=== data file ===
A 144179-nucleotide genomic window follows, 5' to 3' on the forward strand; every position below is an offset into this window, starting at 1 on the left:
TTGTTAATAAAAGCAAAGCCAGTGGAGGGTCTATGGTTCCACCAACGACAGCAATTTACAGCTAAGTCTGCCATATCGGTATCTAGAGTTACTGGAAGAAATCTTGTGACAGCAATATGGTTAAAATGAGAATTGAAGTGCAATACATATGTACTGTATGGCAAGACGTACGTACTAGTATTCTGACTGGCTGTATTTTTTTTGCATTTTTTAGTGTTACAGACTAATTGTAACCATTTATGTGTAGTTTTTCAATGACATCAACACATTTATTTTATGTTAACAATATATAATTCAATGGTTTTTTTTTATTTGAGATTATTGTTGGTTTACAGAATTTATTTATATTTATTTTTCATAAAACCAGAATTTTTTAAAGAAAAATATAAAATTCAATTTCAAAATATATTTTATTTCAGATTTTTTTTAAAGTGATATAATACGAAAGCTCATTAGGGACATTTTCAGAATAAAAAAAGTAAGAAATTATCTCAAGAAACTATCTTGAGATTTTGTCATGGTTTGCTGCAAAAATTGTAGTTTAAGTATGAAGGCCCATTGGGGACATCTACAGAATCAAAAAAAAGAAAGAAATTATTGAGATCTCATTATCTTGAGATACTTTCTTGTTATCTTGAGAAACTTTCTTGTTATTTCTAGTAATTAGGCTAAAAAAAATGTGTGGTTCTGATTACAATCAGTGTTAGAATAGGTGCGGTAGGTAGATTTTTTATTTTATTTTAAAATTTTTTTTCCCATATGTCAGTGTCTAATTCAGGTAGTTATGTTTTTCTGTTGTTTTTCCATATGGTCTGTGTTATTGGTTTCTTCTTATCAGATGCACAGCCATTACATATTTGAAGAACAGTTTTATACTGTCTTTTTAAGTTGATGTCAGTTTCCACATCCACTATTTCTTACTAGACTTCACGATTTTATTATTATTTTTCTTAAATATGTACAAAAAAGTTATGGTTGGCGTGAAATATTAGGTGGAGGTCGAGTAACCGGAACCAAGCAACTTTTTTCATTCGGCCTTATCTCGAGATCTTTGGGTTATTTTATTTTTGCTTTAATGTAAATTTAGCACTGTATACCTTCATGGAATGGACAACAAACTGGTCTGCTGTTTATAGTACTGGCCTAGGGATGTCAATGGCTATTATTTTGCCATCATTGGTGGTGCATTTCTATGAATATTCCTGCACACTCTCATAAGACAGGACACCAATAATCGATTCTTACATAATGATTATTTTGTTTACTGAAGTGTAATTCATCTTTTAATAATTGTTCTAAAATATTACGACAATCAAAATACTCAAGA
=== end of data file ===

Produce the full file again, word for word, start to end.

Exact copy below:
A 144179-nucleotide genomic window follows, 5' to 3' on the forward strand; every position below is an offset into this window, starting at 1 on the left:
TTGTTAATAAAAGCAAAGCCAGTGGAGGGTCTATGGTTCCACCAACGACAGCAATTTACAGCTAAGTCTGCCATATCGGTATCTAGAGTTACTGGAAGAAATCTTGTGACAGCAATATGGTTAAAATGAGAATTGAAGTGCAATACATATGTACTGTATGGCAAGACGTACGTACTAGTATTCTGACTGGCTGTATTTTTTTTGCATTTTTTAGTGTTACAGACTAATTGTAACCATTTATGTGTAGTTTTTCAATGACATCAACACATTTATTTTATGTTAACAATATATAATTCAATGGTTTTTTTTTATTTGAGATTATTGTTGGTTTACAGAATTTATTTATATTTATTTTTCATAAAACCAGAATTTTTTAAAGAAAAATATAAAATTCAATTTCAAAATATATTTTATTTCAGATTTTTTTTAAAGTGATATAATACGAAAGCTCATTAGGGACATTTTCAGAATAAAAAAAGTAAGAAATTATCTCAAGAAACTATCTTGAGATTTTGTCATGGTTTGCTGCAAAAATTGTAGTTTAAGTATGAAGGCCCATTGGGGACATCTACAGAATCAAAAAAAAGAAAGAAATTATTGAGATCTCATTATCTTGAGATACTTTCTTGTTATCTTGAGAAACTTTCTTGTTATTTCTAGTAATTAGGCTAAAAAAAATGTGTGGTTCTGATTACAATCAGTGTTAGAATAGGTGCGGTAGGTAGATTTTTTATTTTATTTTAAAATTTTTTTTCCCATATGTCAGTGTCTAATTCAGGTAGTTATGTTTTTCTGTTGTTTTTCCATATGGTCTGTGTTATTGGTTTCTTCTTATCAGATGCACAGCCATTACATATTTGAAGAACAGTTTTATACTGTCTTTTTAAGTTGATGTCAGTTTCCACATCCACTATTTCTTACTAGACTTCACGATTTTATTATTATTTTTCTTAAATATGTACAAAAAAGTTATGGTTGGCGTGAAATATTAGGTGGAGGTCGAGTAACCGGAACCAAGCAACTTTTTTCATTCGGCCTTATCTCGAGATCTTTGGGTTATTTTATTTTTGCTTTAATGTAAATTTAGCACTGTATACCTTCATGGAATGGACAACAAACTGGTCTGCTGTTTATAGTACTGGCCTAGGGATGTCAATGGCTATTATTTTGCCATCATTGGTGGTGCATTTCTATGAATATTCCTGCACACTCTCATAAGACAGGACACCAATAATCGATTCTTACATAATGATTATTTTGTTTACTGAAGTGTAATTCATCTTTTAATAATTGTTCTAAAATATTACGACAATCAAAATACTCAAGA